Following 24 March, when the central government announced the first of four nationwide lockdowns to restrict the spread of the novel coronavirus, representatives and ministers of the government have consistently misdirected the public with half-truths and outright lies to justify their policies and stave away criticism.
Many of the claims that officials made were demonstrably untrue in the face of ground reports that showed severe hunger and starvation in several parts of the country, particular among migrant workers. A large number of these lies seemed to be used to justify the nationwide lockdown and the mismanagement of repatriating migrant workers, ignoring the immeasurable loss of life and suffering inflicted on India’s poorest.
Officials also attempted to claim success in curbing the spread of the virus ignoring the continued threat the pandemic poses to the population. Below is a list of the most egregious misdirections and lies by government officials in the past three months.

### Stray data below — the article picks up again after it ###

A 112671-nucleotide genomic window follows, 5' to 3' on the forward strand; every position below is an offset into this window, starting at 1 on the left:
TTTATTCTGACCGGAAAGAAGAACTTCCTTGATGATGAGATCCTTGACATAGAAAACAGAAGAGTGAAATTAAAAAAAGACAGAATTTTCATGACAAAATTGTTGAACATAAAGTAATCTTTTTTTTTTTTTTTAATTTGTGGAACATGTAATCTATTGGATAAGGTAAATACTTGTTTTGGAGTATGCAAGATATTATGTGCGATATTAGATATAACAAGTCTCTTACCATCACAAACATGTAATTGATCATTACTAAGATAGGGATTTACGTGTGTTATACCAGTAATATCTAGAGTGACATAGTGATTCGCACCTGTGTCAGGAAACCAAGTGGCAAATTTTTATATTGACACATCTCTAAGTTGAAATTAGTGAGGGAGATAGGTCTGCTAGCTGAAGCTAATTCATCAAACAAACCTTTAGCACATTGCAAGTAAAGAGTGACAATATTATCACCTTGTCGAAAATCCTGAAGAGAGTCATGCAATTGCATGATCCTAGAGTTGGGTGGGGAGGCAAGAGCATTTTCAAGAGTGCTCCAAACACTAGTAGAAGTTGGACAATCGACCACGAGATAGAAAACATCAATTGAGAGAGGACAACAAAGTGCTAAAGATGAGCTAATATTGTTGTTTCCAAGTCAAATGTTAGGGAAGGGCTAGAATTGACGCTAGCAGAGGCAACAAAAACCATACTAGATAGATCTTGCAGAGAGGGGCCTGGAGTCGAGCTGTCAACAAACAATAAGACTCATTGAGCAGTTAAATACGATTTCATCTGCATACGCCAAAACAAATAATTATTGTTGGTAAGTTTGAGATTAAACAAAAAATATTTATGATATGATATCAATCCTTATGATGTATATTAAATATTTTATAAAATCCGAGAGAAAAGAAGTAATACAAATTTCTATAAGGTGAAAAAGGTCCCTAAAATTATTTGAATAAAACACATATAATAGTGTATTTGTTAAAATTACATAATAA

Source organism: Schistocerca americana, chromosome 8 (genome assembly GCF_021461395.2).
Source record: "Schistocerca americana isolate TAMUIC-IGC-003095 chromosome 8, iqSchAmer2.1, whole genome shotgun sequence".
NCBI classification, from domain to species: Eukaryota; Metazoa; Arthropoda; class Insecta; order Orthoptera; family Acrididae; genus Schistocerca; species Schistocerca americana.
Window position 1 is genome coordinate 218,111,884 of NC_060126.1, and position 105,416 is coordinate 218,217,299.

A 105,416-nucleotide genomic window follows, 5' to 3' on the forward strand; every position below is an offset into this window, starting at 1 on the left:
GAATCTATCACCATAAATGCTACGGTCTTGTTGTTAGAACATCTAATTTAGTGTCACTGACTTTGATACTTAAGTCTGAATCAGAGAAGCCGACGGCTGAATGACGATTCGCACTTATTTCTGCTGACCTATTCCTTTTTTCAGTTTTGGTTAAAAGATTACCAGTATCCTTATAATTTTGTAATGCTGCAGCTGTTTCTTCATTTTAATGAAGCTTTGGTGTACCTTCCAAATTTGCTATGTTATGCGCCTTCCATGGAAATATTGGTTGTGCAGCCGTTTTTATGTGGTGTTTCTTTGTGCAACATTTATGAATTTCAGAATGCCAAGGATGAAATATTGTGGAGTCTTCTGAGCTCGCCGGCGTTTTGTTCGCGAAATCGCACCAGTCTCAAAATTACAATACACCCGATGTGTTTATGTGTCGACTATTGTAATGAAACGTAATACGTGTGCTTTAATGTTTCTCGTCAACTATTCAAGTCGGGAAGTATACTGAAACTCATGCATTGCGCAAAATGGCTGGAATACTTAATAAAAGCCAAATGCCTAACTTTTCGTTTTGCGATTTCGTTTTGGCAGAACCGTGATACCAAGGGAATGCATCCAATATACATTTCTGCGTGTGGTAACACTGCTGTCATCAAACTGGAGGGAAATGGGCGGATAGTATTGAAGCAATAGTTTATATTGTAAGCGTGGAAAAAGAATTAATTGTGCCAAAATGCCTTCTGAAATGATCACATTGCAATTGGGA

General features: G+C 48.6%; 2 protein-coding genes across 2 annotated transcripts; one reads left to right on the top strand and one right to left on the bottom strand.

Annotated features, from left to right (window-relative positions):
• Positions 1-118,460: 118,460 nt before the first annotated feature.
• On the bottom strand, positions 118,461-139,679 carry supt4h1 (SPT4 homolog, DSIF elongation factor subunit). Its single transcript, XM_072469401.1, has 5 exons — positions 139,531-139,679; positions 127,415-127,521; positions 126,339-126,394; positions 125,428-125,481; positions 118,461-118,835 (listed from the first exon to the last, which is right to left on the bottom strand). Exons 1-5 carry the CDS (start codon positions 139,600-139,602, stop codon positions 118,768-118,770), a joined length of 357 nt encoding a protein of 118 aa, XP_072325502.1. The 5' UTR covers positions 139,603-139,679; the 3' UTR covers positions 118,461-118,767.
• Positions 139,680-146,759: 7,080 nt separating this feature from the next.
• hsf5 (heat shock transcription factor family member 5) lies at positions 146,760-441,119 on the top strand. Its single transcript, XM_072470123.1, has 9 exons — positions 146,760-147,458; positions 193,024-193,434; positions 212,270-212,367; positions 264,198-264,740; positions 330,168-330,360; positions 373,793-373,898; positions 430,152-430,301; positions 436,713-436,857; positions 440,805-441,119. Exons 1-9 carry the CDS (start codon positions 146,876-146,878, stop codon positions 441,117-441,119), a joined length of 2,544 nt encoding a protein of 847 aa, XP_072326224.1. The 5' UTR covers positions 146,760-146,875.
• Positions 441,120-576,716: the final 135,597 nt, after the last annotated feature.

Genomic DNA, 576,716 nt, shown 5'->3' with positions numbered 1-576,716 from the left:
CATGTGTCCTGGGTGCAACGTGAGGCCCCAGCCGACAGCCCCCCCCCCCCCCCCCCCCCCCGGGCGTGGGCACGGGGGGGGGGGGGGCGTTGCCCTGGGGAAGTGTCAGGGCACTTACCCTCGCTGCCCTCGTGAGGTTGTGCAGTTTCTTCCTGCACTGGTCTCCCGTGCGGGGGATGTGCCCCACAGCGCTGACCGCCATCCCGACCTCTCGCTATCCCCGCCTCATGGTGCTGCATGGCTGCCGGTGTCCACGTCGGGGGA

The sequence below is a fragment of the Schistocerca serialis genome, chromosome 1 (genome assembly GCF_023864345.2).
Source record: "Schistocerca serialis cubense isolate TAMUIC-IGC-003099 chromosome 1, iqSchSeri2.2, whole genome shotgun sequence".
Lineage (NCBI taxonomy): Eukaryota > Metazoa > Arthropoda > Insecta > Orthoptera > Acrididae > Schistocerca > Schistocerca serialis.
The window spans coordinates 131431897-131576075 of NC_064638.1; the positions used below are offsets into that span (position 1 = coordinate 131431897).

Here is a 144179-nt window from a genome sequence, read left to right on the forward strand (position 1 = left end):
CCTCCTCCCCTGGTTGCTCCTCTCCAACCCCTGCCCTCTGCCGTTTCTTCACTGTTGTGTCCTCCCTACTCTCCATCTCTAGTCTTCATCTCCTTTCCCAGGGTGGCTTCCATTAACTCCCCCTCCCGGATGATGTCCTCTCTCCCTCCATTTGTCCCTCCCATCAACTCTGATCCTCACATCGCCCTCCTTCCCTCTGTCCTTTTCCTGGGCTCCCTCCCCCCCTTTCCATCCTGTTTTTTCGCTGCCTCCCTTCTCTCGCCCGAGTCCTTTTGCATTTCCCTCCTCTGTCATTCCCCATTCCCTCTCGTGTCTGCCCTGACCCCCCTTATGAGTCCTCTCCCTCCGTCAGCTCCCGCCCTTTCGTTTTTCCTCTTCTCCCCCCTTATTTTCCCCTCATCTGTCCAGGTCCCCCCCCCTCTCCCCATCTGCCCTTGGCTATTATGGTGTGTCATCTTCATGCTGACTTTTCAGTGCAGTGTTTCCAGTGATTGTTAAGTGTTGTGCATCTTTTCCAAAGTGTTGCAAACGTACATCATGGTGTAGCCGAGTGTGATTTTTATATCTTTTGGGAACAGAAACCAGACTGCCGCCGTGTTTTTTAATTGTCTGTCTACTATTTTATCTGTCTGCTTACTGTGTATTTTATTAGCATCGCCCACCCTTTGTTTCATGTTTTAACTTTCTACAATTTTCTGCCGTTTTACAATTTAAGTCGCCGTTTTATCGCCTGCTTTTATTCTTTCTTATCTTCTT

No new cases of COVID-19 after 16 May
During a press briefing on 24 April, Vinod Paul, a member of the NITI Aayog, and chairperson of the national task force for COVID-19, presented a slide that ambitiously claimed that the number of new coronavirus cases would drop to about a thousand by 10 May, and that India would see no new cases after 16 May. The national task force on COVID-19, comprising 21 leading scientists from across the country, was formed to advise the Narendra Modi government on its response to the pandemic. Soon after the briefing, the press information bureau tweeted the mathematical model, noting that Paul had said, “No need to fear of hidden spike in #COVID cases, the disease is in control.” Paul’s models predicted that the cases would peak at just above 1500 cases a day. Not only was this claim rubbished by several members of another empowered group created by the central government to advise the COVID-19 response, the continued rise in cases has proved this false. On May 16, India’s cases had started growing at a rate of 5000 a day, and reached 10,000 by the 12 June.